5 simple examples to learn python enumerate() function

In this Python tutorial we will concentrate on Python enumerate() function and it's usage with some simple and real time examples.

 

Python enumerate() function syntax

Sometimes, when we're looping over a container in a for loop, we want access to the index (the current position in the list) of the current item being processed. One way to handle this would be:

i = 0
for value in collection:
   # do something with value
   i += 1

Since this is so common, Python has a built-in function, enumerate(), which returns a sequence of (i, value) tuples, where the first object in each tuple is the index and the second is the original item.

for i, value in enumerate(collection):
   # do something with value

The general syntax of python enumerate() function:

enumerate(iterable, start=0)

Here,

  • iterable - must be a sequence, an iterator, or some other object that supports iteration
  • start (optional) - enumerate() starts counting from this number which defaults to 0 if not provided.

 

Example-1: Understanding how python enumerate() works

Let us take this simple example script which contains a list. I will iterate over the individual items of the list and then prepend index position number to each value. Normally I would write a code like this:

5 simple examples to learn python enumerate() function

Output from this script:

~]# python3 python-enumerate.py
0: ab
1: cd
2: ef

Now thanks to python enumerate() function, we can re-write the same code in more Pythonic way:

#!/usr/bin/env python3

mylist = ['ab', 'cd', 'ef'] ## List

for i, val in enumerate(mylist):
    print(f'{i}: {val}')

Output from this script:

 ~]# python3 python-enumerate.py
0: ab
1: cd
2: ef

So, the output is same from both the methods but in complex scenarios enumerate() can save you a bunch of line of codes.

 

Example-2: Add line number before starting of line in a file

In this python code I will open a file to read and prepend line number to each line and print the output. I am not modifying the content of the file though.

#!/usr/bin/env python3

import sys

## take the file as input argument
filename = sys.argv[1]

with open(filename) as myfile:
    for index, line in enumerate(myfile): 
        print(f"{index}: {line}", end="")

The enumerate() function returns a sequence of tuples, our for loop splits each tuple into two values, and the print statement formats them together.

Output from this script:

5 simple examples to learn python enumerate() function

As you see the counter value is added to each line. Since by default counter starts with 0, the line count is also starting from 0. If you wish to start the count by 1 then we have to make small modification to our code by using index+1. It adds one to the index for each line number, since enumerate, like all sequences, is zero-based.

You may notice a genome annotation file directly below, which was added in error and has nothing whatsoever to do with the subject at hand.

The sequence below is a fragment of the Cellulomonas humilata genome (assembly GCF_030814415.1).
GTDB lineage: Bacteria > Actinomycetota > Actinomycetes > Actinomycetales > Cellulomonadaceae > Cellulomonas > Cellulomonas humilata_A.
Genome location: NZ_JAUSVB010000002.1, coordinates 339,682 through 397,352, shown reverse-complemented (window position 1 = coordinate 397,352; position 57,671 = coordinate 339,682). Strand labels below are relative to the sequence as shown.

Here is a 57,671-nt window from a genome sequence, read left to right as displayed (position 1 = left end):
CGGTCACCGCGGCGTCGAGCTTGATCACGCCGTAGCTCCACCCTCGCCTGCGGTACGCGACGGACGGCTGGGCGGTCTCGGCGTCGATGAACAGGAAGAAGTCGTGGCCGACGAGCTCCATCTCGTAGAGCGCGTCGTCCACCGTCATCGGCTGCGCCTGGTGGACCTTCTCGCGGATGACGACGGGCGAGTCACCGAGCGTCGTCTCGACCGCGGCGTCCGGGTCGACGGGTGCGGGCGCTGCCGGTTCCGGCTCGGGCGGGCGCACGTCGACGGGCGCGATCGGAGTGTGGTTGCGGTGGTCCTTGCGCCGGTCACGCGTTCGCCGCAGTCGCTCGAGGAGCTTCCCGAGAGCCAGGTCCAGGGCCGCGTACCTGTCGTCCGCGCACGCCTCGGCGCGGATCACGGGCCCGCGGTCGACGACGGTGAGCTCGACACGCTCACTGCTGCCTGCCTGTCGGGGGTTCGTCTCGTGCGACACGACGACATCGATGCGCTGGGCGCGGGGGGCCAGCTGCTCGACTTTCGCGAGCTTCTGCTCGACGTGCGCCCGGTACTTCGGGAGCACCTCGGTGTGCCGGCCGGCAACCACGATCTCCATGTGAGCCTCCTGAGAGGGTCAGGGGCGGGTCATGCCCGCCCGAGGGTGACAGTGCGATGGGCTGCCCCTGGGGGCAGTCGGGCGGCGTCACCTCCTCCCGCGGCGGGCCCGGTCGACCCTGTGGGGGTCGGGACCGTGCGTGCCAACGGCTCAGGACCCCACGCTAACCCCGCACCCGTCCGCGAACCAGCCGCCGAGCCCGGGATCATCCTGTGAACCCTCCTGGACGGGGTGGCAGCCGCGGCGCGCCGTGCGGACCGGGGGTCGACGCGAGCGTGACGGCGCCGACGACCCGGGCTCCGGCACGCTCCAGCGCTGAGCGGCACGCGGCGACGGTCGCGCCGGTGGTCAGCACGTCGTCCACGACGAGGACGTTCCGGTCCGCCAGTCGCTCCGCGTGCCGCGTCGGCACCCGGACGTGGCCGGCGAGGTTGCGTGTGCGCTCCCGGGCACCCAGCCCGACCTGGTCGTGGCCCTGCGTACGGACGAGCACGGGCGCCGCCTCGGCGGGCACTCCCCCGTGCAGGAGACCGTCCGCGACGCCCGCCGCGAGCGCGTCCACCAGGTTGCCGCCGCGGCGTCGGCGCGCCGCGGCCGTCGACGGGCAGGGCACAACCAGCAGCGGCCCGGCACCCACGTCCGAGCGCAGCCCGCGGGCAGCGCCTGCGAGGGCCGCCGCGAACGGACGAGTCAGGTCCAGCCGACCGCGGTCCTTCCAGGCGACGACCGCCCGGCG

#!/usr/bin/env python3

import sys

## take the file as input argument
filename = sys.argv[1]

with open(filename) as myfile:
    for index, line in enumerate(myfile): 
        ## using index+1 to start the count from 1
        print(f"{index+1}: {line}", end="")

Output from this script:

5 simple examples to learn python enumerate() function

So now the index value starts from 1 as expected.

 

Example-3: Create dictionary using enumerate()

When you are indexing data, a helpful pattern that uses enumerate is computing a dict mapping the values of a sequence (which are assumed to be unique) to their locations in the sequence:

#!/usr/bin/env python3

mycars = ['maruti', 'hyundai', 'honda']
mapping = {} ## empty dictionary

for index, value in enumerate(mycars):
    mapping[value] = index

print(mapping) ## content of mapping
print(type(mapping)) ## type of mapping

Output from this script:

~]# python3 python-enumerate-2.py
{'maruti': 0, 'hyundai': 1, 'honda': 2}
<class 'dict'>

 

Example-4: Print index and value as tuple

We have been modifying the output by separating the index and value, but if we just iterate over enumerate() then we get a tuple so no modification required and just a simple for loop would do the job.

#!/usr/bin/env python3

mylist = ['ab', 'cd', 'ef'] ## List

for val in enumerate(mylist):
    print(val)
    print(type(val))

Output from this script:

~]# python3 python-enumerate-3.py
(0, 'ab')
<class 'tuple'>
(1, 'cd')
<class 'tuple'>
(2, 'ef')
<class 'tuple'>

We could also get the output in list format:

#!/usr/bin/env python3

mylist = ['ab', 'cd', 'ef'] ## List

mynewlist = list(enumerate(mylist))
print(mynewlist)
print(type(mynewlist))

Output from this script:

~]# python3 python-enumerate-3.py
[(0, 'ab'), (1, 'cd'), (2, 'ef')]
<class 'list'>

 

Example-5: Define starting number to start the counting

By default we have seen that the counting of individual items start with 0, but we can define out own starting point using start=<num> where you can replace num with any integer value.
In the same example we used above, we will define a different starting number:

#!/usr/bin/env python3

mylist = ['ab', 'cd', 'ef'] ## List

mynewlist = list(enumerate(mylist, start=100))
print(mynewlist)
print(type(mynewlist))

Output from this script:

~]# python3 python-enumerate-3.py
[(100, 'ab'), (101, 'cd'), (102, 'ef')]
<class 'list'>

So, now our output contains a list where counting starts from 100 for first item and appends by 1 for each item in the list

 

Conclusion

In this tutorial we learned about the usage of python enumerate() function using different examples. The enumerate built-in function takes an iterable object as the input, and returns tuples consisting of a count plus a value. The actual returned enumerate object is iterable itself, so you can use it as you would any other iterator.

Leave a Comment

Please use shortcodes <pre class=comments>your code</pre> for syntax highlighting when adding code.